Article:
Top Myanmar general in China for official visit: junta

The military council’s second highest-ranking official is reportedly attending a “Green Development Forum” in China two weeks after the breakdown of a Chinese-mediated ceasefire between the Myanmar military and anti-regime forces

The Myanmar junta’s second-in-command arrived in China on Saturday for an official visit, the junta’s information team said, as clashes with ethnic minority fighters raged in the north of the country despite a Beijing-brokered ceasefire.

Vice Sen-Gen Soe Win arrived in Qingdao in Shandong province where he will attend a “Green Development Forum” hosted by the Shanghai Cooperation Organisation, the junta’s information office said in a statement.

Ties between the junta and Beijing—a major ally and arms supplier—frayed last year over the junta’s failure to crack down on online scam compounds in Myanmar’s borderlands.

The compounds were staffed by citizens of China and other countries who were often trafficked and forced to work swindling their compatriots in an industry analysts say is worth billions.

Junta chief Min Aung Hlaing has not visited China since the 2021 coup that plunged the country into turmoil.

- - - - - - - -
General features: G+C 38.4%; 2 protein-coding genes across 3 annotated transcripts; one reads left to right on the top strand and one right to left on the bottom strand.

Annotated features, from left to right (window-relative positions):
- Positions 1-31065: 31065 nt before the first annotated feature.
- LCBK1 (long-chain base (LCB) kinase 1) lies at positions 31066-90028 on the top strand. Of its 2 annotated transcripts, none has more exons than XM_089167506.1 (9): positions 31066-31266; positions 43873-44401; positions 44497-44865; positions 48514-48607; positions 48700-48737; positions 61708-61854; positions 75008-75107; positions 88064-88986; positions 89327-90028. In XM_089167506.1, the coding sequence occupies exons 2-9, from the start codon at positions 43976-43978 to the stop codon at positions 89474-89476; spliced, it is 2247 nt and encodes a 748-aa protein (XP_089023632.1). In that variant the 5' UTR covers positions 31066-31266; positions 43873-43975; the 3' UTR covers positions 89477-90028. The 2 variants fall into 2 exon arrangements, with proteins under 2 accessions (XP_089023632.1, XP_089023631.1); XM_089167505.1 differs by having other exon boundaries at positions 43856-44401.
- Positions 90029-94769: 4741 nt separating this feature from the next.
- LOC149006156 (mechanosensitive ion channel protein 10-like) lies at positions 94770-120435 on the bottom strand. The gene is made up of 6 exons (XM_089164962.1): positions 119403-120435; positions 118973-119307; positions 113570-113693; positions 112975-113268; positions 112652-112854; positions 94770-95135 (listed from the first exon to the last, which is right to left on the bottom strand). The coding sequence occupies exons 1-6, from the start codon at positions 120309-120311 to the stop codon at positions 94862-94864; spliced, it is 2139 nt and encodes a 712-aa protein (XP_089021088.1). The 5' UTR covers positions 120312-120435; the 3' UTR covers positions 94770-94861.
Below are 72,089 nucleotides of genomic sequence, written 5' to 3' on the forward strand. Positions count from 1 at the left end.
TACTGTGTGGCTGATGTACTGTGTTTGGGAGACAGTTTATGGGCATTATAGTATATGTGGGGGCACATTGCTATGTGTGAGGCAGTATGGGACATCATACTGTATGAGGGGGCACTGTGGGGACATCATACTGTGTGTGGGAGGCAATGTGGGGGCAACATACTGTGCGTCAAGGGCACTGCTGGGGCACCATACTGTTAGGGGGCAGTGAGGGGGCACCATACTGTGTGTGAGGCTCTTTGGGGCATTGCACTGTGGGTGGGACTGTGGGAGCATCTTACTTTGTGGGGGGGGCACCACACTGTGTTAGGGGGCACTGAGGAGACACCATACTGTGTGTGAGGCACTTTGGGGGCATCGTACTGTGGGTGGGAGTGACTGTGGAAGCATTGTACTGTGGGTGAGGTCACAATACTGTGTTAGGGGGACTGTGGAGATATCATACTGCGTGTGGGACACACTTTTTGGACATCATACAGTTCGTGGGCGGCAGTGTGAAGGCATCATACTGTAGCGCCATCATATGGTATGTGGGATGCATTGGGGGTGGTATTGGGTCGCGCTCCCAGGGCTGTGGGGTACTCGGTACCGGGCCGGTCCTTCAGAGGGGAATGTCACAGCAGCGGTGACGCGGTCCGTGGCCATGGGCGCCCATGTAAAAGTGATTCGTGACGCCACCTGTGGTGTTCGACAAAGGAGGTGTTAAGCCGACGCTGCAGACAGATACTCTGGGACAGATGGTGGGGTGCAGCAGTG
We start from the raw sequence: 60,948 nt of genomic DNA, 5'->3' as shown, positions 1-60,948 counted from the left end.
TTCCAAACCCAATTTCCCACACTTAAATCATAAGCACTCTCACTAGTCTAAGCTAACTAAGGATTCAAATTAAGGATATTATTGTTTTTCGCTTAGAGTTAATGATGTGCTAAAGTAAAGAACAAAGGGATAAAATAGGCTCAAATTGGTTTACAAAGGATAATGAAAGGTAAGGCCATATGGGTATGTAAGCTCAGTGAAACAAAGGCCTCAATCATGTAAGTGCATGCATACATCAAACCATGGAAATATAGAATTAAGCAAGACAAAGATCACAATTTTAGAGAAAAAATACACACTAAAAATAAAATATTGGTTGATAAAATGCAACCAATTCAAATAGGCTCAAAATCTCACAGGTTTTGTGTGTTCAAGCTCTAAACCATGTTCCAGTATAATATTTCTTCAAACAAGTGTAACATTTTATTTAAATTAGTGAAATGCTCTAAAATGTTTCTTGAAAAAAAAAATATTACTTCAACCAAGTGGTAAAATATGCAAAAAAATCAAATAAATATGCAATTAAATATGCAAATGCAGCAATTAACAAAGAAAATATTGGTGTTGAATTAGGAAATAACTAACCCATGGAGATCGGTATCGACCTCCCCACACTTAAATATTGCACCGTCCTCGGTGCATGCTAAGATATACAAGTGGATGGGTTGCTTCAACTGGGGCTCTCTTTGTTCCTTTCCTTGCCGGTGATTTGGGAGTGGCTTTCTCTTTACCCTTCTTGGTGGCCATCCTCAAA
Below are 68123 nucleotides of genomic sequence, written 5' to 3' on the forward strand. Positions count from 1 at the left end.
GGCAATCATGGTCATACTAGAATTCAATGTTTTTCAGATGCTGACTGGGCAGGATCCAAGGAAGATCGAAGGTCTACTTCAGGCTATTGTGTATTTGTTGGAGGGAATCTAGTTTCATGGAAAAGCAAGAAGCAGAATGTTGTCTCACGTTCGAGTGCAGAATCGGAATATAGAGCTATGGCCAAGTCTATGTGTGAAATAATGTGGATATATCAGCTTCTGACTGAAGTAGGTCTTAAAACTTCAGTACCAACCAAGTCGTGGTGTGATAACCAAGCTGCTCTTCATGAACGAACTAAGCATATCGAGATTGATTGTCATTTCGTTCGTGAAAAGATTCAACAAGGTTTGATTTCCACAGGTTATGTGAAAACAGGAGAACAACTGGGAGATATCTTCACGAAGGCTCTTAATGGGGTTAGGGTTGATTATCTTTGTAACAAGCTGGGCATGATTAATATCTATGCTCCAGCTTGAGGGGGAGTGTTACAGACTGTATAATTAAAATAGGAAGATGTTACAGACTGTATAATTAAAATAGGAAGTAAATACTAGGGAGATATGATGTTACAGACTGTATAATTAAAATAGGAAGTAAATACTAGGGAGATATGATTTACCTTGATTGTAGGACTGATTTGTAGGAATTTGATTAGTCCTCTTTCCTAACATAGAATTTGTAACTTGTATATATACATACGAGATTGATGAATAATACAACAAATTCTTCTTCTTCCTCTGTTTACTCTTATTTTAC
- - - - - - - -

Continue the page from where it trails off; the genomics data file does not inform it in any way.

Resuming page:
The Southeast Asian nation has seen widespread fighting since the military coup ended democratic rule.

Soe Win’s visit comes following more than a week of fighting in northern Shan State between the military and an ethnic minority armed group that has shattered a ceasefire brokered by China in January.

On Saturday the Ta’ang National Liberation Army (TNLA) told AFP its fighters were “surrounding” the town of Lashio, home to a regional military command.

Lashio sits on a major highway that runs from Myanmar’s second largest city of Mandalay to China’s Yunnan Province.

Myanmar is a vital piece of China’s Belt and Road Initiative, President Xi Jinping’s flagship US $1 trillion project that includes maritime, rail, and road projects in Asia, Africa, and Europe.

But progress in Myanmar has been hampered by the conflict since the military seized power in 2021, sparking widespread armed resistance to its rule.

Last week former general turned president Thein Sein visited China, where he met with President Xi.

Thein Sein ruled Myanmar from 2011 to 2016 as the reformist president of a quasi-civilian government which ceded power to Aung San Suu Kyi following landmark elections.

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